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How do low-flow shower heads work?

Before low-flow shower heads were introduced, the typical shower head provided approximately 6 to 7 gallons of water per minute at a water pressure of 36.3kg. per square inch (psi). The amount of water that comes out of a shower head is directly related to the amount of pressure, or psi, exerting force on it--the greater the psi, the more water will come out.

Low-flow shower heads manage to use less water than older shower heads by restricting the flow of the water while maintaining the water pressure at approximately 80 psi. Most low-flow shower heads on the market today deliver between 3 to 1.5 gallons per minute at the same pressure as older shower heads. Therefore, consumers are able to enjoy the same water pressure as in older models while conserving water.

Many low-flow shower heads also come with a shut-off valve (pushing a button activates the valve) to enable the consumer to save even more water by stopping the flow while soaping or shaving.

Function

Before low-flow shower heads were introduced, the typical shower head provided approximately 6 to 7 gallons of water per minute at a water pressure of 36.3kg. per square inch (psi). The amount of water that comes out of a shower head is directly related to the amount of pressure, or psi, exerting force on it--the greater the psi, the more water will come out.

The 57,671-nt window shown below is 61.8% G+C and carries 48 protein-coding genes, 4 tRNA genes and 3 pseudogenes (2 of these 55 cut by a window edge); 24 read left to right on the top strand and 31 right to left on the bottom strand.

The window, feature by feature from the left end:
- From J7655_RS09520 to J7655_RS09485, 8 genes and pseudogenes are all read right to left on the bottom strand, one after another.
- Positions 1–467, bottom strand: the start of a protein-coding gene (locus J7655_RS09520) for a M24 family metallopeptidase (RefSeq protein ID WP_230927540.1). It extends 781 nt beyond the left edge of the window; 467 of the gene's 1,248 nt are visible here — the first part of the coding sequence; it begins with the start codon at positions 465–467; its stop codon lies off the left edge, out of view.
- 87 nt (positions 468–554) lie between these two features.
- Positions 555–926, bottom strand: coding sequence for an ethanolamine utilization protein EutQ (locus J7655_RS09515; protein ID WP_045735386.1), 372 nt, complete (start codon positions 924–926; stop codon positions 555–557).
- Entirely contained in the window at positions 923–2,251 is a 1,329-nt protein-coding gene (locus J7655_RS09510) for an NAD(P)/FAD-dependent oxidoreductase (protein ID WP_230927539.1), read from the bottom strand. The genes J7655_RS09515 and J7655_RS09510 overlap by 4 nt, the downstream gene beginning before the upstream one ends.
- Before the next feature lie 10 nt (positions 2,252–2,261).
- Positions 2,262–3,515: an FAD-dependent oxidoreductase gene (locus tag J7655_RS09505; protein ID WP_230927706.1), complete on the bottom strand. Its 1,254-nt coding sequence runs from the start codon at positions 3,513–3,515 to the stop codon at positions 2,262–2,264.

Low-flow shower heads manage to use less water than older shower heads by restricting the flow of the water while maintaining the water pressure at approximately 80 psi. Most low-flow shower heads on the market today deliver between 3 to 1.5 gallons per minute at the same pressure as older shower heads. Therefore, consumers are able to enjoy the same water pressure as in older models while conserving water.

Many low-flow shower heads also come with a shut-off valve (pushing a button activates the valve) to enable the consumer to save even more water by stopping the flow while soaping or shaving.

Types

Low-flow shower heads can be either aerating or non-aerating shower heads. Both are available as hand-held or fixed models and both feature the same water pressure as in older shower heads, just with less water used.

Consumers favour the aerating, low-flow shower heads, mainly because these shower heads provide a full, even spray when turned on. They are called "aerating" because they work by mixing air into the stream of water, which helps the stream maintain a constant pressure.

Unlike the aerating, low-flow shower heads, the non-aerating, low-flow shower heads do not mix the water flow with air and, because of this, the water pressure fluctuates, resulting in a strong but pulsed flow. Non-aerating, low-flow shower heads keep water hotter than aerating shower heads because the water stream is not cooled by the addition of air.

Importance

Low-flow shower heads are important to consumers in two respects: first, replacing older shower heads with low-flow ones can reduce water and energy bills dramatically; second, the reduction of water consumption is an important step in water conservation and environmental awareness.

A family's water and electricity bill can drop by as much as 50 per cent after installing low-flow shower heads. Less water will be used and, because of that, less energy will be needed to heat the smaller amount of water used.

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About the Author

Michelle Kerns writes for a variety of print and online publications and specializes in literature and science topics. She has served as a book columnist since 2008 and is a member of the National Book Critics Circle. Kerns studied English literature and neurology at UC Davis.